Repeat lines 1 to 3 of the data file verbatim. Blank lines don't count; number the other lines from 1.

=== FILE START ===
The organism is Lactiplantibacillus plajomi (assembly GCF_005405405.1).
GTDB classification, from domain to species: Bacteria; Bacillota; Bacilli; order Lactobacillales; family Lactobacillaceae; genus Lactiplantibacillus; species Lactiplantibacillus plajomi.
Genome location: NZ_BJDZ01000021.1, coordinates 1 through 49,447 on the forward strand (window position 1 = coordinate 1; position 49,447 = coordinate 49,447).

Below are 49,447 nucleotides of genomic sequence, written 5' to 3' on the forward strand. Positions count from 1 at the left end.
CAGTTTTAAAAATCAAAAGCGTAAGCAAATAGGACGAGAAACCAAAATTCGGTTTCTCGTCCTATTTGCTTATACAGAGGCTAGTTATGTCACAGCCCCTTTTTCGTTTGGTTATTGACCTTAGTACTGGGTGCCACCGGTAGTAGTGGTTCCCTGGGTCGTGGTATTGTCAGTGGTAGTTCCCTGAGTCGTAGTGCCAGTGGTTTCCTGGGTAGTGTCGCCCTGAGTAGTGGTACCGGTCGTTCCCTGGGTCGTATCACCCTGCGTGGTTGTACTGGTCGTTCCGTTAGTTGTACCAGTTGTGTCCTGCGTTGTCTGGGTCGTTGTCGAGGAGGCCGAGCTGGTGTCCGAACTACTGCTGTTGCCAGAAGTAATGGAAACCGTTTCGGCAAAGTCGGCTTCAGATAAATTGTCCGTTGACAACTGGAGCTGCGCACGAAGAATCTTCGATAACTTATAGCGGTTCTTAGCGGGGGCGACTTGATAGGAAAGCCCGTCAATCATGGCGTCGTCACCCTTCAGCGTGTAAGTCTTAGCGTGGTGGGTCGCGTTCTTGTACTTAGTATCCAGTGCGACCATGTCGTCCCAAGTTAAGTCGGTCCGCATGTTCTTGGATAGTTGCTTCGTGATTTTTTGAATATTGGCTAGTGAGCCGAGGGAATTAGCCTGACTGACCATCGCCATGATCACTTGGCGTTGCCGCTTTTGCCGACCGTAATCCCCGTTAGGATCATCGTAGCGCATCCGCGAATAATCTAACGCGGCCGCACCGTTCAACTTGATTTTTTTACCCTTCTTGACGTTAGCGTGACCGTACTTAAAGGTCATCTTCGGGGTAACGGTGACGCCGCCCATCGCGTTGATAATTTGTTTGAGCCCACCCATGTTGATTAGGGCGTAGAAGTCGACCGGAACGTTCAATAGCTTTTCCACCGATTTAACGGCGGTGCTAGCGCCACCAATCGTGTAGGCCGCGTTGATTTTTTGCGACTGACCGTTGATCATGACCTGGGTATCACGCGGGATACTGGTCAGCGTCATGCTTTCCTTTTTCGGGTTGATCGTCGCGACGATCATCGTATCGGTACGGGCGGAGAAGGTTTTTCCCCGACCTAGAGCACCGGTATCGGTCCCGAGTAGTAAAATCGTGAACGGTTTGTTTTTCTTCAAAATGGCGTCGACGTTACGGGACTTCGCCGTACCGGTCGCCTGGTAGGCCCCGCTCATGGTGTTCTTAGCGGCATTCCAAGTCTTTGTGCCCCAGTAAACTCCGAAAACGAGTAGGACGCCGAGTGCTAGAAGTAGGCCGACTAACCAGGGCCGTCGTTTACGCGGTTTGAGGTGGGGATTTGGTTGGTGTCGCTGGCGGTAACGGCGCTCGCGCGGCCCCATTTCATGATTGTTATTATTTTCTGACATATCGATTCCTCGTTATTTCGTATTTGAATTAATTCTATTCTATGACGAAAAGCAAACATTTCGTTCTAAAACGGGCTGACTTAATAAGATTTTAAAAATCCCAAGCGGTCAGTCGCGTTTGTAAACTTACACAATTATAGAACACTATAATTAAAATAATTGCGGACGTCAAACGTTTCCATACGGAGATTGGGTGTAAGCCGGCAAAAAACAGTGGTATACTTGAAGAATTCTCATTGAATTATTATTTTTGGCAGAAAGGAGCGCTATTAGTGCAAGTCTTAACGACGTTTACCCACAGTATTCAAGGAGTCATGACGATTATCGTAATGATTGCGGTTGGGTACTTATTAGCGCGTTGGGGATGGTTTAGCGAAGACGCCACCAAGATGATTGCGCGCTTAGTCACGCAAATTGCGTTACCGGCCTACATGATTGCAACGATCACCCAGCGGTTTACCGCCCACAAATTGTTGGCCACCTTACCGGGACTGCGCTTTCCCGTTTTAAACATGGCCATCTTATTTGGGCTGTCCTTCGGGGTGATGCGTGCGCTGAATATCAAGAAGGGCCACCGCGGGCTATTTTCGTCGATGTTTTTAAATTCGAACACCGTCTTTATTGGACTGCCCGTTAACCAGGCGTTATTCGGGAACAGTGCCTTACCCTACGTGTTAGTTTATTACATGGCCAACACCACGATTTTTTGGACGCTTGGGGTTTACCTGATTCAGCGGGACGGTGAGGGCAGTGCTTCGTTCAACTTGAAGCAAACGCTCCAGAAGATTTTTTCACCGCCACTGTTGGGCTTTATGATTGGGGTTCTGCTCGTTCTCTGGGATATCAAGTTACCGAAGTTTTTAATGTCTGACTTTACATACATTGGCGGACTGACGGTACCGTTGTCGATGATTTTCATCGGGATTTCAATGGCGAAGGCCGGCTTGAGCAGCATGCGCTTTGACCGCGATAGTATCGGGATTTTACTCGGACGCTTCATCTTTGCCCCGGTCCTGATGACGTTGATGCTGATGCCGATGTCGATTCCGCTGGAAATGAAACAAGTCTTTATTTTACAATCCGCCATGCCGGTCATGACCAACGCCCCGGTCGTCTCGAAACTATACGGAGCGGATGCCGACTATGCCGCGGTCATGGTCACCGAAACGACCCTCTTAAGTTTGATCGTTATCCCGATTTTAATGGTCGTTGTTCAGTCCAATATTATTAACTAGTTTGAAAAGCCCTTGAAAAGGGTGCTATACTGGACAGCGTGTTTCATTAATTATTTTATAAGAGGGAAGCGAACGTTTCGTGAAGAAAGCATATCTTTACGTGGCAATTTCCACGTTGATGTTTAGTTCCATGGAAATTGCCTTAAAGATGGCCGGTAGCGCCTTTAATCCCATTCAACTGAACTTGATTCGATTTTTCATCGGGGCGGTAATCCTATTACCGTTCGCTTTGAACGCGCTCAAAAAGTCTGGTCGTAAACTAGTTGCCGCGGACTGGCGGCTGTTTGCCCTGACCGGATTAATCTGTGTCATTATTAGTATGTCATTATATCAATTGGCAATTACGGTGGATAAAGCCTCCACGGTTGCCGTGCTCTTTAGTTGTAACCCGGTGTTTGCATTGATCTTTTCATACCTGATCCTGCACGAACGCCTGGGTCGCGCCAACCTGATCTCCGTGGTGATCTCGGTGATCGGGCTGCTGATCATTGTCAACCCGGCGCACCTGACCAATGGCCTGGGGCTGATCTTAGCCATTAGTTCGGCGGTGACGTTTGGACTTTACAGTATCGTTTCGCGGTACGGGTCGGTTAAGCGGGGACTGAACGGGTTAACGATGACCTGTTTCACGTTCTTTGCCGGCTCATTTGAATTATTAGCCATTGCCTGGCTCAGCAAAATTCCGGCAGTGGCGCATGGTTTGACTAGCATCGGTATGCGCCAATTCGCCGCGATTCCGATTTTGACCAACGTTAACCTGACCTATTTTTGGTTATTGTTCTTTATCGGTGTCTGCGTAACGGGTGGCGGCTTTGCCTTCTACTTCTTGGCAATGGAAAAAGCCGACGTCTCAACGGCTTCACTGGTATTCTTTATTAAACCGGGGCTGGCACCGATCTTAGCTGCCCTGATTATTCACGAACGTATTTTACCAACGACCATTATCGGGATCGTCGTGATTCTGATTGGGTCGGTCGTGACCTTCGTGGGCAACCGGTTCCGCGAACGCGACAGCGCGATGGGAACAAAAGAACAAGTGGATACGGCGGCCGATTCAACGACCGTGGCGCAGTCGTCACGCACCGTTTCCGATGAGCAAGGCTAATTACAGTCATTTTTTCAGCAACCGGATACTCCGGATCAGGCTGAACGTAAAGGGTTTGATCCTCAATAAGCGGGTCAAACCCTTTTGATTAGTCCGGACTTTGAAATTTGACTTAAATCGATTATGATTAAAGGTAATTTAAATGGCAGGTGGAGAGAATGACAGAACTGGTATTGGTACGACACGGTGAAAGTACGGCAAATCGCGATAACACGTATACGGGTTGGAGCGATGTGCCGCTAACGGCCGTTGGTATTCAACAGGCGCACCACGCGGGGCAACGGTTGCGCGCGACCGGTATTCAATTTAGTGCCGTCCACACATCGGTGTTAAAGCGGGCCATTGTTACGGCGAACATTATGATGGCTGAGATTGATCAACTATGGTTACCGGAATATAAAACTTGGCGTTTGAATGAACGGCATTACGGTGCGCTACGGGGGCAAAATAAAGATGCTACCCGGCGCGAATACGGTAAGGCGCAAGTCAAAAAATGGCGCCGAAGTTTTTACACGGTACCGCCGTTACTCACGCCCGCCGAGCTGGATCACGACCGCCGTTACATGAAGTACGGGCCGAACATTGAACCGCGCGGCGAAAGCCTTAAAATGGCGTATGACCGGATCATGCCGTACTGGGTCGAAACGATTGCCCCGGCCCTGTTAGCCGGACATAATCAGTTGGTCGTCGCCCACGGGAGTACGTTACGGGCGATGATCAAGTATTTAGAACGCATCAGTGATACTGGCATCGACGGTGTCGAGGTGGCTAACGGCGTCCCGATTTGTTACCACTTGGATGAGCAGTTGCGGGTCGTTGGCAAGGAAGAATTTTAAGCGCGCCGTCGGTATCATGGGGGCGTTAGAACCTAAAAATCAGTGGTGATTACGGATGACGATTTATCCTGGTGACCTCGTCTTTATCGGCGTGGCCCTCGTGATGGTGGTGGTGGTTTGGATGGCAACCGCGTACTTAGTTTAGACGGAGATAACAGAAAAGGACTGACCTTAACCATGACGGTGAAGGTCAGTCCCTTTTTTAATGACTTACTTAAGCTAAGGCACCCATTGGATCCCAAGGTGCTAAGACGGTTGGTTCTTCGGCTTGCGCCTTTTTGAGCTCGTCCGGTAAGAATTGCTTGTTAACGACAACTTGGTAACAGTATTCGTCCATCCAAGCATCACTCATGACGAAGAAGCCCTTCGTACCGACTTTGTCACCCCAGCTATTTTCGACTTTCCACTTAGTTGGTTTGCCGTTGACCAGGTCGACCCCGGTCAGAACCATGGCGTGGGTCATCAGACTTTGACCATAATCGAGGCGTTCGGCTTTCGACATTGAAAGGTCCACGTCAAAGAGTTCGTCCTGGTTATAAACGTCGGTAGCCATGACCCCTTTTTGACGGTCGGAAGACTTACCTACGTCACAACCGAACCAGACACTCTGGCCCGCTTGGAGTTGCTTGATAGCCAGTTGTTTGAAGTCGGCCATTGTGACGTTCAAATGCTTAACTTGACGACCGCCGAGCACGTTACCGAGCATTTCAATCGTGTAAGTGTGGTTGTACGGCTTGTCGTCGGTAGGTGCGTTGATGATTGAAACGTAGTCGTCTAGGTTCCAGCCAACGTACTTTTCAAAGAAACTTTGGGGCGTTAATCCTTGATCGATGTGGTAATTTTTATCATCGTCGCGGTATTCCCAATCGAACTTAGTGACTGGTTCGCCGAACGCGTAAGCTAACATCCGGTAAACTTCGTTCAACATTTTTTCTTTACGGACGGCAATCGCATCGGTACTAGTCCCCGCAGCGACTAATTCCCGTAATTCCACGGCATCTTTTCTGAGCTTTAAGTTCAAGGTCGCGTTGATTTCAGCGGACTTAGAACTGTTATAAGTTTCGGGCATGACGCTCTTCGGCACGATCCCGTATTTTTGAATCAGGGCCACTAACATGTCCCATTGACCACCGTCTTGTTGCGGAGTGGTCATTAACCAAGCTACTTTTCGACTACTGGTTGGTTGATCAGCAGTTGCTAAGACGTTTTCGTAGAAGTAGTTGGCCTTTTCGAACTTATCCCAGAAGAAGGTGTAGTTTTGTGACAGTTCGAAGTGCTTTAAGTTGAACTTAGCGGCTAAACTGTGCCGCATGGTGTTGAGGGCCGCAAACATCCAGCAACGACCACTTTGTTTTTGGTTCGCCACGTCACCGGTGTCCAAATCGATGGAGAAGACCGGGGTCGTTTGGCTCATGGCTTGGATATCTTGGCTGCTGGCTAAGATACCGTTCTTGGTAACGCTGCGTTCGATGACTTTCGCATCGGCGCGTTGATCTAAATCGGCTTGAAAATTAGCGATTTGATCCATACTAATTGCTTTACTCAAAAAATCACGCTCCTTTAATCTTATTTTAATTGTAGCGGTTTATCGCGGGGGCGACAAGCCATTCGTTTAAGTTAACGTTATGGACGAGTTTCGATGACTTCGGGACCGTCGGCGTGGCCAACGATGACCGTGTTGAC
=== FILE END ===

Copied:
The organism is Lactiplantibacillus plajomi (assembly GCF_005405405.1).
GTDB classification, from domain to species: Bacteria; Bacillota; Bacilli; order Lactobacillales; family Lactobacillaceae; genus Lactiplantibacillus; species Lactiplantibacillus plajomi.
Genome location: NZ_BJDZ01000021.1, coordinates 1 through 49,447 on the forward strand (window position 1 = coordinate 1; position 49,447 = coordinate 49,447).